“Once everyone’s asleep, we’ll SNAP these prison bars LIKE TWIGS!

Only plump Mrs. Cosgrove and her wide feet squeezed into mauve slippers embroidered with mustard blossoms interrupted our drama. It wasn’t that we didn’t like her. We did, especially the butterscotch hard candies she kept in a milk glass urn and offered to us whenever she invited us to sit with her in her living room. It was her grandson Jerry who mortified us, and if she was ladling creamed spinach onto a paper plate from the enamel porringer above us, he wasn’t far away. We glanced over our shoulders, and our suspicions were confirmed by his black Keds on the grass behind us, the eyelets free of lacing and tongues akimbo.

“Where are David and Dan?” he asked his grandmother.

“Oh, I’m pretty sure they’re here somewhere,” she replied. To Mrs. Cosgrove Jerry had been entrusted by the State of Colorado for reasons he refused to disclose, though he loved telling us how much better life was “up north” in Cheyenne where his dad worked in the oilfields or “out east” in Brush where his mom waitressed at a truck stop. Only a year older than David and me, Jerry was a third taller than either of us, with sinewy arms and legs that could outperform our undeveloped ones whether we were playing ball or wrestling on the lawn. No matter the contest, he always won, and while our pride suffered, those injuries were nothing compared to the smarting palms left by his fastballs, the stinging nipples left by his spirals, the grass-stained abrasions left by his guillotine chokes and Indian deathlocks.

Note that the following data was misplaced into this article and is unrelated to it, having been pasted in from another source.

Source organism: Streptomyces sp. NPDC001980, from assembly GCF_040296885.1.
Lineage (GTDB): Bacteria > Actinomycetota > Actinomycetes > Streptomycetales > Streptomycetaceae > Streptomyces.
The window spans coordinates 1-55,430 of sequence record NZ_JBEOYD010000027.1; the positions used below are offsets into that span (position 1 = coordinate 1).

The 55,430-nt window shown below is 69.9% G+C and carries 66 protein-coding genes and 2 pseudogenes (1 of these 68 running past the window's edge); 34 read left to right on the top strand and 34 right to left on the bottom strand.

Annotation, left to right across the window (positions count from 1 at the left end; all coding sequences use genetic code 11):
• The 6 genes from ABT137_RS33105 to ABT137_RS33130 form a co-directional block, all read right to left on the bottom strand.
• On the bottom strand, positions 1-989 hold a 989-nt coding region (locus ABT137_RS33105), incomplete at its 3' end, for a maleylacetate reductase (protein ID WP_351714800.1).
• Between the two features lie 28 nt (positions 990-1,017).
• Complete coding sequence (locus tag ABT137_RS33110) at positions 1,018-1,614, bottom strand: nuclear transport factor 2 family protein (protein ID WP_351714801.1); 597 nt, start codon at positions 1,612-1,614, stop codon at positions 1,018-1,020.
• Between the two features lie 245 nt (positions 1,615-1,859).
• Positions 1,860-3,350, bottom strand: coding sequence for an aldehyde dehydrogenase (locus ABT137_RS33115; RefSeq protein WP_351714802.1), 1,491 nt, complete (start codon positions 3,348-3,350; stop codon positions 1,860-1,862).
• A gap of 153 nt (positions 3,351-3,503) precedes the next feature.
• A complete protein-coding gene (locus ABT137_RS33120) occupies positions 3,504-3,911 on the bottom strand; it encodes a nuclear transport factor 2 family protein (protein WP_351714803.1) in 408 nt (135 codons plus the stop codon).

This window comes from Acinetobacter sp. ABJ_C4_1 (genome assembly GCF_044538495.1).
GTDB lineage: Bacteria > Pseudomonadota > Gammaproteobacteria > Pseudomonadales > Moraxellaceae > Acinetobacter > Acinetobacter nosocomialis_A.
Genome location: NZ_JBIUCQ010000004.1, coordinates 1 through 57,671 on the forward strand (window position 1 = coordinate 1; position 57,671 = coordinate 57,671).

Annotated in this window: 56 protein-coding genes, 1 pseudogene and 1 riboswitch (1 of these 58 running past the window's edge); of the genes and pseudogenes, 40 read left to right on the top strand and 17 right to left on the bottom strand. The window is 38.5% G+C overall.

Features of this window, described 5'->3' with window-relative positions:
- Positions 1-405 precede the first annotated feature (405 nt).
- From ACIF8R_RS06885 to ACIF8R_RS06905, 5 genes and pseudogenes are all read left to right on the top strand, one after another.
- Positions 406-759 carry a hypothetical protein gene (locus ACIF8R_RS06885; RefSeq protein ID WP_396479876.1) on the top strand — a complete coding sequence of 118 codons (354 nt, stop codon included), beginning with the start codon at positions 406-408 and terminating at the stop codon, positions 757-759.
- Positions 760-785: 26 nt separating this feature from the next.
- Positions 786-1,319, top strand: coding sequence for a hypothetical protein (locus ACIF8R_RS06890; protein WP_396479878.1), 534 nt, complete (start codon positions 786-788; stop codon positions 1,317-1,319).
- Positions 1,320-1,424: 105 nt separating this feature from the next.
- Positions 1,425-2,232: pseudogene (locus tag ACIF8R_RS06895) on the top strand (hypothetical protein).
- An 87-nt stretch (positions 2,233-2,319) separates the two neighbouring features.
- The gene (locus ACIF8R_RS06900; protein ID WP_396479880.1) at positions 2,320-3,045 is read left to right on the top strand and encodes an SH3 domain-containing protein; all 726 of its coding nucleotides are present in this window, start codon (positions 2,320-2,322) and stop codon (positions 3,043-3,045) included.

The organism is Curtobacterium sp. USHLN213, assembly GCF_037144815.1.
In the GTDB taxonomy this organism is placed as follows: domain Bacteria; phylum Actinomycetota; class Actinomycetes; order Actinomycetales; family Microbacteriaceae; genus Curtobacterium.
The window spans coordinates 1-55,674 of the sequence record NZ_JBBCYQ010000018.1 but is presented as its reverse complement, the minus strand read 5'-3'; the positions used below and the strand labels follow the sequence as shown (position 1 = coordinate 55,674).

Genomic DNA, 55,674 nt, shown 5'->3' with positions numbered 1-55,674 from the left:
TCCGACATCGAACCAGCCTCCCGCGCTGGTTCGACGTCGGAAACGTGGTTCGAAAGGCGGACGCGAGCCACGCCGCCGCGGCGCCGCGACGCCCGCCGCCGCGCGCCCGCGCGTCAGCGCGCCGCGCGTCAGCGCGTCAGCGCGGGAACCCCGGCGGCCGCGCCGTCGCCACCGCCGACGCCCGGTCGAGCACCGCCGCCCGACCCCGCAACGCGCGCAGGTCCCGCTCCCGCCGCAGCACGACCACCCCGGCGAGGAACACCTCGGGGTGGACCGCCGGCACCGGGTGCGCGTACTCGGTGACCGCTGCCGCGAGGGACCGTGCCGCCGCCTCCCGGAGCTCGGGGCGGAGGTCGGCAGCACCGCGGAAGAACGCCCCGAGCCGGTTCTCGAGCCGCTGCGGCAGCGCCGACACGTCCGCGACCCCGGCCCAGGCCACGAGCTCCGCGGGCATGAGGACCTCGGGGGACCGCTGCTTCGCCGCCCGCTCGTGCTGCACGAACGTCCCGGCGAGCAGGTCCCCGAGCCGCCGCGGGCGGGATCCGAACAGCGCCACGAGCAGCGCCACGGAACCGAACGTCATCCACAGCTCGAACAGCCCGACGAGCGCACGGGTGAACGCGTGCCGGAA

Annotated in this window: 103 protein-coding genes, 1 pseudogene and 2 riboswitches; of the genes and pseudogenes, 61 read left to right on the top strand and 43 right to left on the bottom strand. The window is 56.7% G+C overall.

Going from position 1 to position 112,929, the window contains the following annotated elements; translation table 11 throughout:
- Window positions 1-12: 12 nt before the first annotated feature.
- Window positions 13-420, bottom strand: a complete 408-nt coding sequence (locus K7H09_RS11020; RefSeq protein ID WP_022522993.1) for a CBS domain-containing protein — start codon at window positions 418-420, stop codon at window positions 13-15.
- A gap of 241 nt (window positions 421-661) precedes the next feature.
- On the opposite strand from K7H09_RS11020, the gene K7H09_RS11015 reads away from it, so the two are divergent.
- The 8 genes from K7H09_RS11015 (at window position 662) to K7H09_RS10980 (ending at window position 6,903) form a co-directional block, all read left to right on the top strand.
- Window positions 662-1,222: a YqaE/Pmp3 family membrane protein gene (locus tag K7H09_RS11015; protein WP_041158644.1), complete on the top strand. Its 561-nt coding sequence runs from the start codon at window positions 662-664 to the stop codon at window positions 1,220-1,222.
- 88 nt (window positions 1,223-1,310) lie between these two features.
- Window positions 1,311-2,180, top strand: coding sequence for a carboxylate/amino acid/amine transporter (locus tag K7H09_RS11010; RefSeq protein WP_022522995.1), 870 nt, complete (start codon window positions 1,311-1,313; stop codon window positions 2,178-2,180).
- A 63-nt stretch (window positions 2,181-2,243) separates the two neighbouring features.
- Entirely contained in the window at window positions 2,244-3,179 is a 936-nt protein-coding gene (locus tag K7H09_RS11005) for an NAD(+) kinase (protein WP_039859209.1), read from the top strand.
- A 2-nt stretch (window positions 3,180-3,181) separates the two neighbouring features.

“We’re not getting out of here anytime soon,” David whispered, invisible bindings marrying his wrists and ankles anew. It was summer solstice, the longest day of the year, and unless we wanted Jerry to remind us of the difference between our scrawny bodies and the rippling ones of PFC Tony Ardino and Lieutenant John Clay, whose muscles bulged from their tattered battledress, we might have to remain in hiding for hours.

I lay on my side. “Guess I’ll get some shuteye,” I said and farted.

“Uh-oh,” David said. “Nerve gas.”

On the grass not twenty feet away, my three-year-old sister, Karen, sat with her back to us. Before her sat Jerry, kneecaps glistening on either side of her, her head a blond ball of twine on which his catlike eyes were fixed. He gnawed on a drumstick, a smile drawing to his cheeks his tear-shaped dimples. “Hand me the binocs, Ardino!” I said, and David passed me the pop-up opera glasses with which his mother identified migrating birds. The collapsible binoculars were the size of a cigarette case, but when a button was pressed on the top of them, lenses sprang up between the panels, and what you held was a lopsided sandwich of vinyl, chrome, and glass. Should Jerry turn on my sister, as he did on us, I would come to her aid.